Category Archives: Henry Ford

Knowing Where To Tap

A Fired Machinist? Charles R. Wiers? Hubert N. Alyea? Charles Proteus Steinmetz? Henry Ford? Anonymous?

Dear Quote Investigator: A popular anecdote highlights the extraordinary value of properly applying specialized knowledge. A top-expert is hired to fix a gigantic complicated machine suffering from an intractable problem. The adroit practitioner repairs the contraption with a simple action such as a hammer tap or a bolt twist, but the bill for services rendered is quite large. Are you familiar with this tale? Would you please explore its provenance?

Quote Investigator: The earliest instance located by QI appeared in “The Journal of the Society of Estate Clerks of Works” of Winchester, England in 1908. The bill below was denominated in pounds and shillings. Emphasis added to excerpts by QI: 1

A MORAL WITH AN ENDING.

He was the best machinist in the district, and it was for that reason that the manager had overlooked his private delinquencies. But at last even his patience was exhausted, and he was told to go, and another man reigned in his stead at the end of the room.

And then the machine, as though in protest, refused to budge an inch, and all the factory hands were idle. Everyone who knew the difference between a machine and a turnip tried his hand at the inert mass of iron. But the machine, metaphorically speaking, laughed at them, and the manager sent for the discharged employee. And he left the comfort of the “Bull” parlour and came.

He looked at the machine for some moments, and talked to it as a man talks to a horse, and then climbed into its vitals and called for a hammer. There was the sound of a “tap-tap-tap,” and in a moment the wheels were spinning, and the man was returning to the “Bull” parlour.

And in the course of time the mill-owner had a bill:–“To mending machine, £10. 10s.” And the owner of the works, being as owners go, a poor man, sent a polite note to the man, in which he asked him if he thought tapping a machine with a hammer worth ten guineas. And then he had another bill:—“To tapping machine with hammer, 10s.; to knowing where to tap it, £10; total, £10. 10s.”

And the man was reinstated in his position, and was so grateful that he turned teetotaller and lived a great and virtuous old age. And the moral is that a little knowledge is worth a deal of labour.

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Notes:

  1. 1908 February 1, The Journal of the Society of Estate Clerks of Works, Volume 21. A Moral with an Ending, Quote Page 30, Printed and Published for the Society of Estate Clerks of Works at the “Hampshire Observer” Printing Works, Winchester, England. (Google Books Full View) link

If You Always Do What You’ve Always Done, You Always Get What You’ve Always Gotten

Henry Ford? Jessie Potter? Dayle K. Maloney? Cathy Bolger? Susan Jeffers? Jackie “Moms” Mabley? Tony Robbins? Anonymous?

do12Dear Quote Investigator: Why do people repeat foolish, ineffective, or self-destructive behaviors? Self-help books contain an adage about the consequences of thoughtless repetition. Here are three versions:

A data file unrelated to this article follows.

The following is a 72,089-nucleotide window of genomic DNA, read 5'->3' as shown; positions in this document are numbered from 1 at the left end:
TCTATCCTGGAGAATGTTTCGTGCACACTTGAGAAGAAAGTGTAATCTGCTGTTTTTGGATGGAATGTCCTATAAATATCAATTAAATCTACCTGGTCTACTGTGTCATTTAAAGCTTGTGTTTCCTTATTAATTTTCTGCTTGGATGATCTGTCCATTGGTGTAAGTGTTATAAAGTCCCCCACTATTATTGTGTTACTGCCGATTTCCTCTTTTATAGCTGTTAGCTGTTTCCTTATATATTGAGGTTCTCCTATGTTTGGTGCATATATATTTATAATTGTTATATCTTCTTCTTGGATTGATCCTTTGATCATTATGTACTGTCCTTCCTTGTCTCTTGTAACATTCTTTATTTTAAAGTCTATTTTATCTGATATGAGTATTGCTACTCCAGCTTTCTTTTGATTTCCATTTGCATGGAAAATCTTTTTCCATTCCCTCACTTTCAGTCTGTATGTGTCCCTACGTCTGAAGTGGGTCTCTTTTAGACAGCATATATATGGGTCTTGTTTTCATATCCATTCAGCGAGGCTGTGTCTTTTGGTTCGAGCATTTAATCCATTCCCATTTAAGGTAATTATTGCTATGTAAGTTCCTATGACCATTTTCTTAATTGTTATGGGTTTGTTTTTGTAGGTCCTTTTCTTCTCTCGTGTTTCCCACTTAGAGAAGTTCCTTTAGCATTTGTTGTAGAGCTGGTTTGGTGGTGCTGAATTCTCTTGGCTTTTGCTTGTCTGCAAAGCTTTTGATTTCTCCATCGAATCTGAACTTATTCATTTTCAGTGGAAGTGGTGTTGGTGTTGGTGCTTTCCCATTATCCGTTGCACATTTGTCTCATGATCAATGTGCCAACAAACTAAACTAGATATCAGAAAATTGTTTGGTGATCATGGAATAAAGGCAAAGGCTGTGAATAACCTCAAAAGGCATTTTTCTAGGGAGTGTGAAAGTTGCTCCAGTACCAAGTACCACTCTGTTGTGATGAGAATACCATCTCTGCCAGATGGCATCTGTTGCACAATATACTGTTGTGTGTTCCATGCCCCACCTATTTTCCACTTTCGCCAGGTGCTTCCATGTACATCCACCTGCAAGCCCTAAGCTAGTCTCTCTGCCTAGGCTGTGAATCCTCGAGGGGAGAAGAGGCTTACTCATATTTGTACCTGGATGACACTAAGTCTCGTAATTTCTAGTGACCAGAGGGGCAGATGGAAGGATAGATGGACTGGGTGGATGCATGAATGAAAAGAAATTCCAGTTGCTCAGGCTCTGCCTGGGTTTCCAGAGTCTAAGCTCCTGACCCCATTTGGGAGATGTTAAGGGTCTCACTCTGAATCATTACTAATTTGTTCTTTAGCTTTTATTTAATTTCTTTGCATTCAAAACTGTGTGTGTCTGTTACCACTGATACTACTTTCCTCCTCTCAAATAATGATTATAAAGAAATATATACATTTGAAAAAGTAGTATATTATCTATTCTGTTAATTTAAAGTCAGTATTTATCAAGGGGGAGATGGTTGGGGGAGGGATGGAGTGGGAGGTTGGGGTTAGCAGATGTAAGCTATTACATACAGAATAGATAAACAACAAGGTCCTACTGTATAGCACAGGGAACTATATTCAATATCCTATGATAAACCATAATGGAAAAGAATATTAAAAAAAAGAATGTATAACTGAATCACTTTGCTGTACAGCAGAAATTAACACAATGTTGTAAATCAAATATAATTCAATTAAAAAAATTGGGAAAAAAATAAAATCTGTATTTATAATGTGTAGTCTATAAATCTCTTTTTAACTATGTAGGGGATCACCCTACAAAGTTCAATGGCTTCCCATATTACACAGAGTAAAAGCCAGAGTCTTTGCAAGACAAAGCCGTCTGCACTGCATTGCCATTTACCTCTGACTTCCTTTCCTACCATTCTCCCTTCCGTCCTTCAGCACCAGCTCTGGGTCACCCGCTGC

1) If you do what you’ve always done you’ll get what you’ve always gotten.

2) If you always do what you’ve always done, you’ll always get what you’ve always got.

3) If you keep on doing what you’ve always done, you will keep getting what you’ve always gotten.

This saying has been credited to the automotive tycoon Henry Ford and the motivational speaker Tony Robbins. Would you please explore its provenance?

Quote Investigator: The important reference work “The Dictionary of Modern Proverbs” from Yale University Press has an entry for this expression. Interestingly, researchers have only been able to trace it back to the 1980s. 1

The earliest instance located by QI appeared in “The Milwaukee Sentinel” of Milwaukee, Wisconsin in 1981. The speaker was an educator and counselor on family relationships and human sexuality named Jessie Potter who worked for a non-profit organization she founded. Boldface has been added to excerpts: 2

“If you always do what you’ve always done, you always get what you’ve always gotten.” That was the advice of Jessie Potter, the featured speaker at Friday’s opening of the seventh annual Woman to Woman conference.

The director of the National Institute for Human Relationships in Oak Lawn, Ill., Ms. Potter drew on anecdotes and frank comments about sex and love in asserting that change is needed in the American way of growing up, falling in love, raising a family and growing old.

The phrasing of the adage is highly variable; hence, it has been difficult to trace. The linkage to Henry Ford who died in 1947 appears to be spurious. Jessie Potter helped to popularize the saying, and she may have coined it, but uncertainty remains.

Here are additional selected citations in chronological order.

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Notes:

  1. 2012, The Dictionary of Modern Proverbs, Compiled by Charles Clay Doyle, Wolfgang Mieder, and Fred R. Shapiro, Quote Page 57, Yale University Press, New Haven. (Verified on paper)
  2. 1981 October 24, The Milwaukee Sentinel, Search For Quality Called Key To Life by Tom Ahern, Quote Page 5, Column 5, Milwaukee, Wisconsin. (Google News Archive)

Thinking Is the Hardest Work There Is, which Is the Probable Reason Why So Few Engage In It

Henry Ford? Apocryphal?

thinker08Dear Quote Investigator: The automotive titan Henry Ford reportedly crafted a humorous and insightful remark about thinking. Here are three versions:

1) Thinking is hard work. That may be the reason so few engage in it.
2) Thinking is the hardest work there is, which is probably the reason why so few engage in it.
3) Thinking is the hardest work there is, which is the probable reason why so few people engage in it.

I haven’t been able to find the saying in Ford’s writings or in an interview. Also, I’ve seen several different expressions attributed to Ford. Would you please help?

Quote Investigator: In April 1928 a journal called “The Forum” published an interview with Henry Ford who commented on the apparent increase in the complexity and rapidity of life. Ford was skeptical about whether there had been a commensurate increase in thought. Boldface has been added to excerpts: 1

But there is a question in my mind whether, with all this speeding up of our everyday activities, there is any more real thinking. Thinking is the hardest work there is, which is the probable reason why so few engage in it.